Originally posted by Uncephalized View Post
                  Use a TON of butter...The best seasoning comes in tiny little layers every time you cook.
                  This matches my experience.
                  The Champagne of Beards

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                  • #10
                    Originally posted by jakey View Post
                    the truth is you basically can't season these things once, you have to do it a few times - the way you've been doing it - and then cook with fat.

                    personally, i've reached the stage in my personal development where i can admit that cast iron, despite being cool, is a giant pain in the ass, and i'm completely and utterly over it.
                    i "season" a new piece of cast iron once. then i cook with it. it seasons itself

                    and cast iron is pretty much the easiest piece of cookwear you can own. cook. wipe. repeat. doesn't really get much easier than that. and it lasts forever.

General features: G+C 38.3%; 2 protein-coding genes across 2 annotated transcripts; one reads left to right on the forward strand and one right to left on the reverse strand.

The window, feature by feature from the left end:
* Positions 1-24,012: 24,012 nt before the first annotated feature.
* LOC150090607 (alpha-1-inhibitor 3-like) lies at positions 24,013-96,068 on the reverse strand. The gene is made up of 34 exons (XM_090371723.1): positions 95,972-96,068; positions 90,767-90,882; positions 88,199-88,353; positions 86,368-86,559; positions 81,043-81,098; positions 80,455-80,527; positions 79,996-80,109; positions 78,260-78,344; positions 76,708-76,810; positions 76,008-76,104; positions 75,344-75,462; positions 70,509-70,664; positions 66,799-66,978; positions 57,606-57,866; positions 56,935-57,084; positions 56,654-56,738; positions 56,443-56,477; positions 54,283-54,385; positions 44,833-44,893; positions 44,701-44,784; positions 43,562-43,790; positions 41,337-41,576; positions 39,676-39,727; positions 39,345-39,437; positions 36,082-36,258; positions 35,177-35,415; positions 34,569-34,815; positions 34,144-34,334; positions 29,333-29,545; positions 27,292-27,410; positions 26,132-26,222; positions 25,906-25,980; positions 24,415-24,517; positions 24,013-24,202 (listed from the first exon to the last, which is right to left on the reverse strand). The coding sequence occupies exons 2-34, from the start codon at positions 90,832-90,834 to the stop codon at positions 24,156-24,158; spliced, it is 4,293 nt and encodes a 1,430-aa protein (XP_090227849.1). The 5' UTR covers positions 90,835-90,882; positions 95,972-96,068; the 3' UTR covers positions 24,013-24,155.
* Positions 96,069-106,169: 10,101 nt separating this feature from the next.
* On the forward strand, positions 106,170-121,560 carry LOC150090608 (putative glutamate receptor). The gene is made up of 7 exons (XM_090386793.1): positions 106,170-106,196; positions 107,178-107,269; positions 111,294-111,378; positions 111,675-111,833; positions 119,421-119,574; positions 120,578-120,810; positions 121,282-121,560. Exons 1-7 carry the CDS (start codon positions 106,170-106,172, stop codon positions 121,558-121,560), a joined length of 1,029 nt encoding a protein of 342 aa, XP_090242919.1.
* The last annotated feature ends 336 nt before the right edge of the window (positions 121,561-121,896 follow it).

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                    • #11
                      HOLY FRAKING CRAP... who told you to use any cleaner at all


                      lets hope you didnt ruin your pan



                      Find someone with a self cleaning oven who needs to run the cycle.

                      place you pan in there during the cycle... and pray to what ever gods you choose.

                      once it is out and cool wipe it with lard inside and out and put it in several paper bags and take it home.

                      then place a 1/4 cup of lard in the pan and place it in a 300 degree oven for 3 hours. pour our the excess after 3 hours and use it to wipe the entire skillet paper towel will work just fine. invert and place back in oven and allow to cool over night.

                      for the next several months anytime you use the skillet you will wipe it completely out with lard.

                      the only thing you will use to clean it is a steel scrubby with salt after cooking, wipe it out with lard